So do you get nervous before doing a show?

“Ermm... yes, but it is fine because the good thing about this company is that everyone is positive, so that nervous energy immediately becomes excited energy which then becomes really productive, which is great.”

In your rehearsal process, you obviously get on really well with the rest of the cast, what is your best memory of the rehearsals?

“I think it is the first few days of working with the horses, I just felt like I was dreaming to be honest. There was a great buzz around it and I was really excited. Then there was that moment when everyone kind of took it on board where everyone realised they actually had to work with these puppets, and actually make it work.”

Did you have to work with real horses at any point?

“The guys who play Joey and Topthorne (the two horses) had to go away for 2 weeks of training, where they were put in front of some horses to study them intensely. That is how they get all the amazing details of the movement of the horses on stage, such as the movement of the ears, their tails, the way they breathe, the way that they move… We see the horses as characters and members of the cast, and that radiates to the audience who also see them as characters and not just puppets.”

So you started on Monday the 16th of March, but this is your first day of two performances – how are you going to find that?

[with nervous laughter!] “It is going to be good; it is going to be really really good. It is physically demanding but very very rewarding and so fun to do.”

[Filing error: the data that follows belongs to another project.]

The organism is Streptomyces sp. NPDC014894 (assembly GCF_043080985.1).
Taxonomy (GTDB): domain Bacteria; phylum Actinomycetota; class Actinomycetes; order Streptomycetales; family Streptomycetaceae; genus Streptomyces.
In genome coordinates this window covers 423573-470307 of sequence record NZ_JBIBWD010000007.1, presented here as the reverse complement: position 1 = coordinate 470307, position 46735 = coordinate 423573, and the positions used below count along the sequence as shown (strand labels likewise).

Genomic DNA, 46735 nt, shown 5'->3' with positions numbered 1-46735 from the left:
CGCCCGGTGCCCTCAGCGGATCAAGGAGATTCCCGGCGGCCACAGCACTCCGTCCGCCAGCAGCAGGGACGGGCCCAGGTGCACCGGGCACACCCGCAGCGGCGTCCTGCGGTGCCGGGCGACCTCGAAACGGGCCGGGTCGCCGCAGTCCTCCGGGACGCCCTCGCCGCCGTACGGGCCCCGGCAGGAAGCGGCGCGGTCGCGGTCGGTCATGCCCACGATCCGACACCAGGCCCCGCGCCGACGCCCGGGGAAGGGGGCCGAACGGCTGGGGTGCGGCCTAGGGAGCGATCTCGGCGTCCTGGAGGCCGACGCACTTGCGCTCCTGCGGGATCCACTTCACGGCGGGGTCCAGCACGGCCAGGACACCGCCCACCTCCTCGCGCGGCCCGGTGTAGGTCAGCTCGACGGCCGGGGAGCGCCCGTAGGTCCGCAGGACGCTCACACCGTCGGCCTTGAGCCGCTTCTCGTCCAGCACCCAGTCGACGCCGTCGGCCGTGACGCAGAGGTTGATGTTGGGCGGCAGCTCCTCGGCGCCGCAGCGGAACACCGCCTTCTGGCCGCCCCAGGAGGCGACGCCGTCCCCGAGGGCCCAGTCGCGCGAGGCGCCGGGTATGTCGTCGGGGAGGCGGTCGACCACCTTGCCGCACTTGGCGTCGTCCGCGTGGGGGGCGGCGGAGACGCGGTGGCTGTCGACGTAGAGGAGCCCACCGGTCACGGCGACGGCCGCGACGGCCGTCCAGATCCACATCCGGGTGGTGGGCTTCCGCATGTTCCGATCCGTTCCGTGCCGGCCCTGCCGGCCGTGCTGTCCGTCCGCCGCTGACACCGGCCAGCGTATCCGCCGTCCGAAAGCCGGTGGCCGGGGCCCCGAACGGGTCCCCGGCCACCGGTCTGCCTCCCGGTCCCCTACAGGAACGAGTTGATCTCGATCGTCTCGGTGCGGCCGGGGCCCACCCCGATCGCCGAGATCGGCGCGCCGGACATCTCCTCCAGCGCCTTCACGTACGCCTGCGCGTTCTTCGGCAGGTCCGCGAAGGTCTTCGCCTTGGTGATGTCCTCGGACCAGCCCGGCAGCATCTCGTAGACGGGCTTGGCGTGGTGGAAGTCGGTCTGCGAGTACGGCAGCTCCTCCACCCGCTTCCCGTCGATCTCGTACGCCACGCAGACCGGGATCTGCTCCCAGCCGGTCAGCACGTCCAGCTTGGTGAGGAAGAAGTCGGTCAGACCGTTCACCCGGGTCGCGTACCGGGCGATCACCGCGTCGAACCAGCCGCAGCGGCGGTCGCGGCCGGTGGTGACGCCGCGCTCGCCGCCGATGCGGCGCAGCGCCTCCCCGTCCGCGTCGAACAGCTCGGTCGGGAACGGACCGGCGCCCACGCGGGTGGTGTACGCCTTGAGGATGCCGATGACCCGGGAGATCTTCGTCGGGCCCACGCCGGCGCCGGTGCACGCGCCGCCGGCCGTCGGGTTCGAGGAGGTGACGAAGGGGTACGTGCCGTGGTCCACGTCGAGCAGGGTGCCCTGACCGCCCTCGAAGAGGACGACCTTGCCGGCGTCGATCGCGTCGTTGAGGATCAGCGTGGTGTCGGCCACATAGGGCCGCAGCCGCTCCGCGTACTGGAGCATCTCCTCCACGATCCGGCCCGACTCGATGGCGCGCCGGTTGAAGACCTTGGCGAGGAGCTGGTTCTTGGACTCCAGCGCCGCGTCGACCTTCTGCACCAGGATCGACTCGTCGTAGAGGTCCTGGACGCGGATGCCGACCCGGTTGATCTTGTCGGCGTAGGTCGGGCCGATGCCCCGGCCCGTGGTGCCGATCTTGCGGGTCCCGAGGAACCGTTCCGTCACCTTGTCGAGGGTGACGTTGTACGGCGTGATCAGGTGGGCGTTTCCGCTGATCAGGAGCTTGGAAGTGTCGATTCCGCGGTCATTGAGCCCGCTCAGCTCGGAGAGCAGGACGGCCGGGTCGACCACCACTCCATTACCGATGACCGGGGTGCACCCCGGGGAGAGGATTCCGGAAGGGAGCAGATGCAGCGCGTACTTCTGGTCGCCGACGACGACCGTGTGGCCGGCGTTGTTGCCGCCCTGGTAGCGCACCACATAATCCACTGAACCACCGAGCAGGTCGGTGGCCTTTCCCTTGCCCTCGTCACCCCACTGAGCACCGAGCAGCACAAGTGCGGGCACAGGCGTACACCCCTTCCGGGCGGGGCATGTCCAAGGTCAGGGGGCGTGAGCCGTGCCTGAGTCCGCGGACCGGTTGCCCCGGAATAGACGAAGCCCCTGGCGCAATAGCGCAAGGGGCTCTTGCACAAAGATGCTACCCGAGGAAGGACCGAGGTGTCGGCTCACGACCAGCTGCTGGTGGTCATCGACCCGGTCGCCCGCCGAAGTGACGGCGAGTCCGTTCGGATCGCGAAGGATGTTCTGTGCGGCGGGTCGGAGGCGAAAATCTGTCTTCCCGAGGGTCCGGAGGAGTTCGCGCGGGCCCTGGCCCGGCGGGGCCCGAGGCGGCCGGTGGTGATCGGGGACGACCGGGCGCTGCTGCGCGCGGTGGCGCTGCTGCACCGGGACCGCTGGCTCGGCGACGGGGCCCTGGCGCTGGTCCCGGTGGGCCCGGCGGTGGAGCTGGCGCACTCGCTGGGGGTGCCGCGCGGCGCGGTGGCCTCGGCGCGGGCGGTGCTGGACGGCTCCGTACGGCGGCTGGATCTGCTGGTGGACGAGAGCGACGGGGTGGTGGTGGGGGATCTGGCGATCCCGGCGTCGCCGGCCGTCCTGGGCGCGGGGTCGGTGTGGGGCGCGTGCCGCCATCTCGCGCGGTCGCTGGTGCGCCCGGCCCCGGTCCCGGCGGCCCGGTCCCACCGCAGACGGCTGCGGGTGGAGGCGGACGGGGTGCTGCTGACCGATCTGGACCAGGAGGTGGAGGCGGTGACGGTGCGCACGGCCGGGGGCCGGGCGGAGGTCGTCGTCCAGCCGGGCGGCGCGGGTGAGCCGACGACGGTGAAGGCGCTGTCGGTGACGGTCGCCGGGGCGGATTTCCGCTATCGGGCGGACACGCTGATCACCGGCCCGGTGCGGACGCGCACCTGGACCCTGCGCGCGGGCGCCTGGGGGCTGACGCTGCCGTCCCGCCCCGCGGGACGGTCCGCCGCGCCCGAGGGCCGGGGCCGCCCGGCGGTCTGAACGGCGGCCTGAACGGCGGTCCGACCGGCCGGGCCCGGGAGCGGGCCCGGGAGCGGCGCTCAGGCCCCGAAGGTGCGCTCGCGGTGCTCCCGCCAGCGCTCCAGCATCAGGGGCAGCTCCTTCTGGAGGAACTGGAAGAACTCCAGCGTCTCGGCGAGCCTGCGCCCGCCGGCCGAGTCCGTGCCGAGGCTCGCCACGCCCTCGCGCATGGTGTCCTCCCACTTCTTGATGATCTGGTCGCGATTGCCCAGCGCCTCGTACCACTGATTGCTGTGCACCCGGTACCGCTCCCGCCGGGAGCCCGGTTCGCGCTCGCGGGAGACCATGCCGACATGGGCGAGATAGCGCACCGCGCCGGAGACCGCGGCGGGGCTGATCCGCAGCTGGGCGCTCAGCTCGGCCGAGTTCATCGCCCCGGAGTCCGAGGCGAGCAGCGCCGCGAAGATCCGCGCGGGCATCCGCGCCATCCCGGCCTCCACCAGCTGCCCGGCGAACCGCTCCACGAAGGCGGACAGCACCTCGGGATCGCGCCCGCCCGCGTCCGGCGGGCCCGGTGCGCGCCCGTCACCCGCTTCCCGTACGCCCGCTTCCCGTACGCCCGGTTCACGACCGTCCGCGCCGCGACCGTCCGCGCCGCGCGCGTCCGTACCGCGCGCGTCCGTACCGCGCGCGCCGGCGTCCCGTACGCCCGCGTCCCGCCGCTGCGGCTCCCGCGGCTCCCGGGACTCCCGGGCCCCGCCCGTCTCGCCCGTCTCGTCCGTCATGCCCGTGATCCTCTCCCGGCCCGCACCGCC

Coming straight from drama school to a massive production like this, what have you found the toughest transition?

“It is hard say but I don’t think I have had a bad day in 8 weeks.”

That is brilliant

“Yes, people might lift their eyebrows at that and find it a bit silly, but I honestly feel that way and hope that will continue for a whole year. It has been hard work but in the best way possible.”

What is your favourite part of the show to perform?

“My favourite bit is the song man walking on: he waits for the audience to go quiet, opens up this book and baby Joey comes out. There is about a minute of just baby Joey on stage in his own natural way and it’s beautiful. It is amazing because you hear the audience file in, everyone is chatting away looking forward to their night at the theatre, and then this horse comes on stage, and it is just the horse for over a minute. Nobody coughs or sneezes or whispers: everyone is just purely absorbed. I think that is my favourite moment as we are all in the wings waiting to go on.”

How do you de-stress after the show?

“There is a good amount of socialising between the cast, because there are so many of us and the guys work so hard. On Saturdays after working 6 days straight we will go for a nice drink on one of Covent Garden’s lovely pubs!”

And at that, the call goes for James’ Pilates class – such is the busy life of an actor in the West End! However, before he went, James gave us his top to-do list for living a day in the life of his character, Albert.